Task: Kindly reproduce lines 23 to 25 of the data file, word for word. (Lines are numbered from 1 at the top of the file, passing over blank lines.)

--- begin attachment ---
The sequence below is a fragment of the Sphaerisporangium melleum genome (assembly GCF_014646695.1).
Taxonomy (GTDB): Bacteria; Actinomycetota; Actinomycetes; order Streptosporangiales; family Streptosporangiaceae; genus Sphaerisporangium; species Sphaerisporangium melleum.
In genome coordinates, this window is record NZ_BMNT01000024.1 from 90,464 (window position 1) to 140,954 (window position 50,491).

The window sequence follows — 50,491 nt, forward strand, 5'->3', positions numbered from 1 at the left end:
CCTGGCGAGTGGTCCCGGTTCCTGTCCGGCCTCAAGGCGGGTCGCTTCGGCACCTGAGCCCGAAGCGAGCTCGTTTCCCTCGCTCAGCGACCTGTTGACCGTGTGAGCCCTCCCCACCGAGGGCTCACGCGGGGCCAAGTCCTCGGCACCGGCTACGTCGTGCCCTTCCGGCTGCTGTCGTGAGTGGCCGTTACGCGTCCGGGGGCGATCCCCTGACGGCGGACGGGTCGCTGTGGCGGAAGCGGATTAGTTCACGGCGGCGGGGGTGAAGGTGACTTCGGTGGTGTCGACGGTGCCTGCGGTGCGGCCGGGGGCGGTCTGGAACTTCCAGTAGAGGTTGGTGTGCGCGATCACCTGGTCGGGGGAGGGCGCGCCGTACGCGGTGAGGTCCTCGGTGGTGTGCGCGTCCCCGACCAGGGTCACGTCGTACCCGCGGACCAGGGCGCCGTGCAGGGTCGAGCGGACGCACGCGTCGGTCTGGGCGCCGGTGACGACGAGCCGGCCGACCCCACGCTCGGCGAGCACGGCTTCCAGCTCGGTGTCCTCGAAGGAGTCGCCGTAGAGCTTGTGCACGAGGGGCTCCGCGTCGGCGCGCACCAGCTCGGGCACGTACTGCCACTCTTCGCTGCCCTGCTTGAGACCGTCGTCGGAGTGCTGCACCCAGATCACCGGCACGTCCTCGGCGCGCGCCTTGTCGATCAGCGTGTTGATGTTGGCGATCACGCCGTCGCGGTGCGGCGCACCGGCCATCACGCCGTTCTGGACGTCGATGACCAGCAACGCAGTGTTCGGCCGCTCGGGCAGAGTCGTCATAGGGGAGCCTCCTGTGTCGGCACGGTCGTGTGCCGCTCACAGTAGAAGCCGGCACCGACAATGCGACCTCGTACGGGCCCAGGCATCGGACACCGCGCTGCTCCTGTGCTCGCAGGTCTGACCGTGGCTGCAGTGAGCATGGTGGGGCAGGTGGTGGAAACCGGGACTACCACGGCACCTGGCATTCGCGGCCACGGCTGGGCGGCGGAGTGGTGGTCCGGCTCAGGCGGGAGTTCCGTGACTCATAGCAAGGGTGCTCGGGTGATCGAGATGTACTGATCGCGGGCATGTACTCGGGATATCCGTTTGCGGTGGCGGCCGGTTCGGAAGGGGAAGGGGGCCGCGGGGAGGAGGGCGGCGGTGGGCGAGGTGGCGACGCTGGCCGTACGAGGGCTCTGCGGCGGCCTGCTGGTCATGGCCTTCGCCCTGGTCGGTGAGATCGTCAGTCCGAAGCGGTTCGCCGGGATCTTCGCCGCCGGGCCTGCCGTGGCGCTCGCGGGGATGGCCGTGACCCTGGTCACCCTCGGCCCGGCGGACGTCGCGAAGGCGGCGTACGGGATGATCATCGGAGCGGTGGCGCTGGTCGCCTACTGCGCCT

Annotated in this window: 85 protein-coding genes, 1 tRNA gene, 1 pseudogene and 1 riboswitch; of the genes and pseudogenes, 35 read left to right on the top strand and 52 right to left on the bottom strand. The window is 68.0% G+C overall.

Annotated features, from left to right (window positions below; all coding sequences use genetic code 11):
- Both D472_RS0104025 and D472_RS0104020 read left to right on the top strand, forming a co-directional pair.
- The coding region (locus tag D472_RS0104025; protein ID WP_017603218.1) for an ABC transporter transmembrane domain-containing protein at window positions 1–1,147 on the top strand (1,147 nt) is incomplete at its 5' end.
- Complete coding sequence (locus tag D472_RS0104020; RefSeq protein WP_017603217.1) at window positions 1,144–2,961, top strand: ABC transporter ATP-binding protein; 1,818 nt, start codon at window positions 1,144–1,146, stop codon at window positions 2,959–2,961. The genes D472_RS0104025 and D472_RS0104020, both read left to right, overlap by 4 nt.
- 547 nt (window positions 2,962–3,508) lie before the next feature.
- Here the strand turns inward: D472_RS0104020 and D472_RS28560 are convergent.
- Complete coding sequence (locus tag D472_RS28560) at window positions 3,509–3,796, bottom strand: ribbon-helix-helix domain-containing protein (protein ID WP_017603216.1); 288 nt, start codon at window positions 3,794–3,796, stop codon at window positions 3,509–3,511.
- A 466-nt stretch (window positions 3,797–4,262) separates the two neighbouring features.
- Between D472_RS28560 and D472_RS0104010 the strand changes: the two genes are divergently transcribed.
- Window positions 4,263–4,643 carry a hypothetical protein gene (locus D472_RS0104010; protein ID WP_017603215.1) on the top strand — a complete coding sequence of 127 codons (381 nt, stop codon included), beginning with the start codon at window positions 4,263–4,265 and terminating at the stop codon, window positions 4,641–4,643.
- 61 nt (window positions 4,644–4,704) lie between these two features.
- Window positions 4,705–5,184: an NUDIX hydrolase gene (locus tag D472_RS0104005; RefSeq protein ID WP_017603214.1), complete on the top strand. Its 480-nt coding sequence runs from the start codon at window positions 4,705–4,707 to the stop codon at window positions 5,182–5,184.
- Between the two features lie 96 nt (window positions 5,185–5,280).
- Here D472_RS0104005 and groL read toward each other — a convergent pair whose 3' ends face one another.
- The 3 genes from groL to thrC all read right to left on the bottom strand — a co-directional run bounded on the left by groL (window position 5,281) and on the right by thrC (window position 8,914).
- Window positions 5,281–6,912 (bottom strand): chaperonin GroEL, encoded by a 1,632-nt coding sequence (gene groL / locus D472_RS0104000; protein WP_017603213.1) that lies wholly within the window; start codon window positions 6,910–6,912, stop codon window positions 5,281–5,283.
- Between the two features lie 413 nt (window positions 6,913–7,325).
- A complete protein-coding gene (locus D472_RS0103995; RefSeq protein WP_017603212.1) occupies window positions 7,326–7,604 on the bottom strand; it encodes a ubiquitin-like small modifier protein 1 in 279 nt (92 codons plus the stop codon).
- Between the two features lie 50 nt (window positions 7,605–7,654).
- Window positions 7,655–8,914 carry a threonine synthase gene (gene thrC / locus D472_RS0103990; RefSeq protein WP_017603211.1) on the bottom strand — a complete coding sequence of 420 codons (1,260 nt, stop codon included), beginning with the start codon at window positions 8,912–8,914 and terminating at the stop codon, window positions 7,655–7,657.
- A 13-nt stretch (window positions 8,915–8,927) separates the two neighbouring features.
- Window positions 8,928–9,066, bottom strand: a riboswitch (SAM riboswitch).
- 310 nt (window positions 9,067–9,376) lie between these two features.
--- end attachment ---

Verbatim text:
- Between the two features lie 413 nt (window positions 6,913–7,325).
- A complete protein-coding gene (locus D472_RS0103995; RefSeq protein WP_017603212.1) occupies window positions 7,326–7,604 on the bottom strand; it encodes a ubiquitin-like small modifier protein 1 in 279 nt (92 codons plus the stop codon).
- Between the two features lie 50 nt (window positions 7,605–7,654).